Hotel Guests Say Patriot Is the Cat's Meow
As missile alerts become almost routine in Dhahran, Saudi Arabia, soldiers and civilians alike have ascribed almost human qualities to the supposedly evil Scuds that soar over from Iraq and to the "beloved" Patriots that go up to destroy them.
The Patriots, in particular, have become a close friend to some, an object of worship to others.
A cardboard-like, rose-colored, hollow cylinder that was once part of a launched Patriot sits on a pedestal in the lobby of the Dhahran International Hotel. On the cylinder, someone has written "We Love You All."
A few feet away, outside the main entrance, lives a dirty white kitten adopted by journalists, cared for by armed guards and named "Patriot" by one of the groups.
"She's become a little bit of a symbol of what we have all come to see as the hero of this area," said London-based ABC radio correspondent Linda Albin, who first spotted the stray.
Albin said the kitten serves another symbolic purpose as well. "A cat has nine lives," she said. "At least we hope."Shop When Iraq Drops
Britain's ground troops are getting a little spending cash, in American greenbacks, so they'll be able to buy snacks and cigarettes, or maybe souvenirs, when the war is over -- and they, presumably, are in Kuwait or Iraq.
Lt. Col. Tom O'Donnell, finance commander for British troops participating in Operation Desert Storm, said $5 million was being distributed to the men. Their allowances depend on their rank.
O'Donnell isn't planning on having the money spent in Saudi Arabia. "We felt we would not be able to use Iraqi money, and there is doubt over the viability of the Kuwaiti dinar," he said. The money is being stored at the front in ammunition boxes.Perchance to Save Lives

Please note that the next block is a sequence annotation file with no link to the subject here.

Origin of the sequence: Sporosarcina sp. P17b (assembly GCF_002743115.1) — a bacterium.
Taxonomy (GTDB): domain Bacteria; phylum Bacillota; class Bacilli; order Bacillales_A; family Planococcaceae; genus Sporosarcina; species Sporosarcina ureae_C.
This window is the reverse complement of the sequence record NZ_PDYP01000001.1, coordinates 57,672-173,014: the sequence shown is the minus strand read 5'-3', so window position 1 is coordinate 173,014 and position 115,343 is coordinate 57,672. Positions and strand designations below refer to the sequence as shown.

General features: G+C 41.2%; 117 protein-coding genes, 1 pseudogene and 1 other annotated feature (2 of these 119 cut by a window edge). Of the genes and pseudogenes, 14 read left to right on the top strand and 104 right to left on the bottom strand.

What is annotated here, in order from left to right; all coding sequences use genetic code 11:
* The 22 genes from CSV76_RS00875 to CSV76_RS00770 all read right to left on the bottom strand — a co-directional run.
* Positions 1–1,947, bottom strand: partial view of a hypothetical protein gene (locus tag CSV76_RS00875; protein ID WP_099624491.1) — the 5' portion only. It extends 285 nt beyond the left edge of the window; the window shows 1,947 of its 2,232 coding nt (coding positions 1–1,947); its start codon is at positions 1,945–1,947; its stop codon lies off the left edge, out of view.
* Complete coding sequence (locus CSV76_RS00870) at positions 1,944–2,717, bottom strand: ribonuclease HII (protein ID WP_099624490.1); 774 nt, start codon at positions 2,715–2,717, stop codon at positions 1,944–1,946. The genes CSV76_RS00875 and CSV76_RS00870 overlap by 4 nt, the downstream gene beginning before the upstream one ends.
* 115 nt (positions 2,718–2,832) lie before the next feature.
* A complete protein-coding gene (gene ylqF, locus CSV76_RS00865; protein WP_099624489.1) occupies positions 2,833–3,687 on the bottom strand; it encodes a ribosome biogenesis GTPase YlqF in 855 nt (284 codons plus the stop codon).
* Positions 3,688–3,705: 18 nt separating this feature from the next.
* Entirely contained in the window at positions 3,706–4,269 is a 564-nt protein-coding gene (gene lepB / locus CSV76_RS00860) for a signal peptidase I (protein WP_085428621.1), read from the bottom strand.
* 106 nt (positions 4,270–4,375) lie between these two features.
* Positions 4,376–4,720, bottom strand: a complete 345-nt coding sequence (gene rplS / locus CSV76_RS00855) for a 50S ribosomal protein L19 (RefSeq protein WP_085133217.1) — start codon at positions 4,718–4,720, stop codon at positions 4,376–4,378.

U.S. Army psychiatrist William McDaniel wants U.S. troops in the field to get at least four uninterrupted hours of sleep each night. "That's just barely enough," he said.
"Sleep deprivation denies you of your ability to sort out our surroundings," McDaniel said in a recent interview. "The more tired you are, the less energy you have to think things through." He said sleep deprivation leads to errors of judgement that are particularly critical during combat.
McDaniel conceded that it can be very difficult to get to sleep as the time for combat approaches, but he said troops must seek to move their thoughts away from combat to other subjects.
"If you spend a lot of time thinking tomorrow may be your last day, you're going to have trouble sleeping," McDaniel said.Quote from the Edge
"This is about as close as you can get to the border without paying taxes in the other country" -- Capt. Clint Esarey, a public affairs officer who accompanied a night patrol of the 82nd Airborne's 2nd Brigade to within three miles of the Kuwaiti-Saudi border.